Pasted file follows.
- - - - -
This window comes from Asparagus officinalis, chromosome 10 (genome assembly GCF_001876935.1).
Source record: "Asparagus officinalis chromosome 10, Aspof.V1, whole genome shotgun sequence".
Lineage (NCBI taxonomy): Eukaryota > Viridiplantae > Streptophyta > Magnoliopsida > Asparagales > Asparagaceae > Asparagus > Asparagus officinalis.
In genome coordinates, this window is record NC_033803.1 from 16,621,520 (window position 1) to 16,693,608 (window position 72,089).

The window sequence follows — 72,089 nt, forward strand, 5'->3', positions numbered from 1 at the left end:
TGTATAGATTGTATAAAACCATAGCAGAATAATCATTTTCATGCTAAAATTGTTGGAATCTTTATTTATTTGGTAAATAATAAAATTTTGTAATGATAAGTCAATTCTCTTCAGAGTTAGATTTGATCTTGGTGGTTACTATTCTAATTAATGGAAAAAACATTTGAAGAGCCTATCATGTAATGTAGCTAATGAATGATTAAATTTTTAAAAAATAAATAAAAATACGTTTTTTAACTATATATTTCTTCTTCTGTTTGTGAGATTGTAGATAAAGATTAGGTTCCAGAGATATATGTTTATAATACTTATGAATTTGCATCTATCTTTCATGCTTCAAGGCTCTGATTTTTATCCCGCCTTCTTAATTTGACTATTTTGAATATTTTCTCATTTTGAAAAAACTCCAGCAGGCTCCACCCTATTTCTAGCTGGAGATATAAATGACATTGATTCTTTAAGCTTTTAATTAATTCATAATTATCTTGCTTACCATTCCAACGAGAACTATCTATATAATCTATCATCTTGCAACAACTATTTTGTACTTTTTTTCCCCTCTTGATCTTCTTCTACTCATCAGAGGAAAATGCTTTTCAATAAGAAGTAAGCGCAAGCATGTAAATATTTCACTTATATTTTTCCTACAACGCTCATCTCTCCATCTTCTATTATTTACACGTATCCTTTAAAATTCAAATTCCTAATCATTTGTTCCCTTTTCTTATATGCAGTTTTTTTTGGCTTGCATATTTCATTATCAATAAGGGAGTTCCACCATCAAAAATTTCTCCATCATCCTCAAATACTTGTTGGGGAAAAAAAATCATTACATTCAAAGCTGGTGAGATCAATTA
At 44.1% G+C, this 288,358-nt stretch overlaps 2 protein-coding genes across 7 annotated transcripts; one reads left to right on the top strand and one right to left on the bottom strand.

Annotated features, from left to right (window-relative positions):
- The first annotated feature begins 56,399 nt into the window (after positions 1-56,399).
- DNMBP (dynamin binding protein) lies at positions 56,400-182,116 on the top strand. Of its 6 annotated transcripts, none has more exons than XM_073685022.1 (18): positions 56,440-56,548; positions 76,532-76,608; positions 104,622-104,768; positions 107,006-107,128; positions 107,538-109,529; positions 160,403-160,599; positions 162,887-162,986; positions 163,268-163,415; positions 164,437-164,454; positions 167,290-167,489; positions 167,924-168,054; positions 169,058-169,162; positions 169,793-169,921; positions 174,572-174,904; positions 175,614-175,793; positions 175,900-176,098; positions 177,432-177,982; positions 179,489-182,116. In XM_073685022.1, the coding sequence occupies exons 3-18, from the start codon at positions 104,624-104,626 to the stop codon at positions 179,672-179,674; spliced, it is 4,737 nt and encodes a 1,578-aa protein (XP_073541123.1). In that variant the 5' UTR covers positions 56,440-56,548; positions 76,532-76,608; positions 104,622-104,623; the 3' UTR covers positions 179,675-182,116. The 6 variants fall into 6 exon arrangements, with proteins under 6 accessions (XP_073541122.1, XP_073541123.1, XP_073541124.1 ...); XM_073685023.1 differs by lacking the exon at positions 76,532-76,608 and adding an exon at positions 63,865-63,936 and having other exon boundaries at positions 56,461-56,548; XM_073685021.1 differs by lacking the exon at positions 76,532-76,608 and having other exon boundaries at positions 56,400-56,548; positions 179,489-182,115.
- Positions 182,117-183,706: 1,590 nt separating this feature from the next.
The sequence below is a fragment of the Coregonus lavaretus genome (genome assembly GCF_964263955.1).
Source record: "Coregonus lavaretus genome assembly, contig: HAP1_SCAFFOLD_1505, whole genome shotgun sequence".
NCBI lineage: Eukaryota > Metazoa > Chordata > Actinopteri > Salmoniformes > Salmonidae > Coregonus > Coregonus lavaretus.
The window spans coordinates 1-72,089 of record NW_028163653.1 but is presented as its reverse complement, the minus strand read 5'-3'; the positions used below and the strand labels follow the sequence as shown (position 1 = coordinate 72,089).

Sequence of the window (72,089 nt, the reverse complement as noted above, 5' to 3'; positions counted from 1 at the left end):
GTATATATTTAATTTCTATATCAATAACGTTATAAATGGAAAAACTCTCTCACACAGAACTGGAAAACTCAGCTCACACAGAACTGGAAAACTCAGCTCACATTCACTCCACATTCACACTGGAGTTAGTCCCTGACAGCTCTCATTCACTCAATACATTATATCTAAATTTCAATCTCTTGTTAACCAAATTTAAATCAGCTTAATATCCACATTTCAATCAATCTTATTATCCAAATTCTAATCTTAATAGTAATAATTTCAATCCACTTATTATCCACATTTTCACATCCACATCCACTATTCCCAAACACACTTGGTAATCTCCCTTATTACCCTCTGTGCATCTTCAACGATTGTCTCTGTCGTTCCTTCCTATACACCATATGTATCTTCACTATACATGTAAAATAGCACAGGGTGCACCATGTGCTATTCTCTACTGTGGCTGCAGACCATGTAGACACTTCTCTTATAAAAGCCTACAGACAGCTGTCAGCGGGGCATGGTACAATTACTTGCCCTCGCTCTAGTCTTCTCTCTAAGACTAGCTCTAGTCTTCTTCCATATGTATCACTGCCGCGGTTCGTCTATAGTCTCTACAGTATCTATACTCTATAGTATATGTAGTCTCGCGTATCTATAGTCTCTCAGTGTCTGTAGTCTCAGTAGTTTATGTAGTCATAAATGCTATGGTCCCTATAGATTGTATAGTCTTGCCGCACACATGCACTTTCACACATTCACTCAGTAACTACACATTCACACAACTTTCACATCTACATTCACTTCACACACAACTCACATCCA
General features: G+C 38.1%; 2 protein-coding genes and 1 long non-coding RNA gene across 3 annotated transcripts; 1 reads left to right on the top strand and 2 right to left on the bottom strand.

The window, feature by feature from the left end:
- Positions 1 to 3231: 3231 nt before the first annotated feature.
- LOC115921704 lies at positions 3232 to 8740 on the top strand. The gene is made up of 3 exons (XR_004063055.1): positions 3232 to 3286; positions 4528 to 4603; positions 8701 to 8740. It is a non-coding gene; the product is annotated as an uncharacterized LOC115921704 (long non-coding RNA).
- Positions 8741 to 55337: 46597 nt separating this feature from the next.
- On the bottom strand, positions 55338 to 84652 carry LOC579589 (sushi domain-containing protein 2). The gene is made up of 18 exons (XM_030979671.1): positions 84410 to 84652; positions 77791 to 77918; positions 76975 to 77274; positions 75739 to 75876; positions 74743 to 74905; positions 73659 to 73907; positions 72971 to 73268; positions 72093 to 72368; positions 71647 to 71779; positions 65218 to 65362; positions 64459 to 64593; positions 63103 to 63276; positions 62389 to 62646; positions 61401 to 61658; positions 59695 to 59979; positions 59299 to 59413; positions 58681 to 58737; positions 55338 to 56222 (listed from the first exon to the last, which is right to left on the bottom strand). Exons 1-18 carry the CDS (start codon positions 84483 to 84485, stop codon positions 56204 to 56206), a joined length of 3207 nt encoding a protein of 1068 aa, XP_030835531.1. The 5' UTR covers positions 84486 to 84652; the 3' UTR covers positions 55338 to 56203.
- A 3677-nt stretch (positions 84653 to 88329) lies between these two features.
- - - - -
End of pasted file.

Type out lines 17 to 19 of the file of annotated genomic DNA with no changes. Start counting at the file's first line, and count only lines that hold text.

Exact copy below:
GTATATATTTAATTTCTATATCAATAACGTTATAAATGGAAAAACTCTCTCACACAGAACTGGAAAACTCAGCTCACACAGAACTGGAAAACTCAGCTCACATTCACTCCACATTCACACTGGAGTTAGTCCCTGACAGCTCTCATTCACTCAATACATTATATCTAAATTTCAATCTCTTGTTAACCAAATTTAAATCAGCTTAATATCCACATTTCAATCAATCTTATTATCCAAATTCTAATCTTAATAGTAATAATTTCAATCCACTTATTATCCACATTTTCACATCCACATCCACTATTCCCAAACACACTTGGTAATCTCCCTTATTACCCTCTGTGCATCTTCAACGATTGTCTCTGTCGTTCCTTCCTATACACCATATGTATCTTCACTATACATGTAAAATAGCACAGGGTGCACCATGTGCTATTCTCTACTGTGGCTGCAGACCATGTAGACACTTCTCTTATAAAAGCCTACAGACAGCTGTCAGCGGGGCATGGTACAATTACTTGCCCTCGCTCTAGTCTTCTCTCTAAGACTAGCTCTAGTCTTCTTCCATATGTATCACTGCCGCGGTTCGTCTATAGTCTCTACAGTATCTATACTCTATAGTATATGTAGTCTCGCGTATCTATAGTCTCTCAGTGTCTGTAGTCTCAGTAGTTTATGTAGTCATAAATGCTATGGTCCCTATAGATTGTATAGTCTTGCCGCACACATGCACTTTCACACATTCACTCAGTAACTACACATTCACACAACTTTCACATCTACATTCACTTCACACACAACTCACATCCA
General features: G+C 38.1%; 2 protein-coding genes and 1 long non-coding RNA gene across 3 annotated transcripts; 1 reads left to right on the top strand and 2 right to left on the bottom strand.

The window, feature by feature from the left end: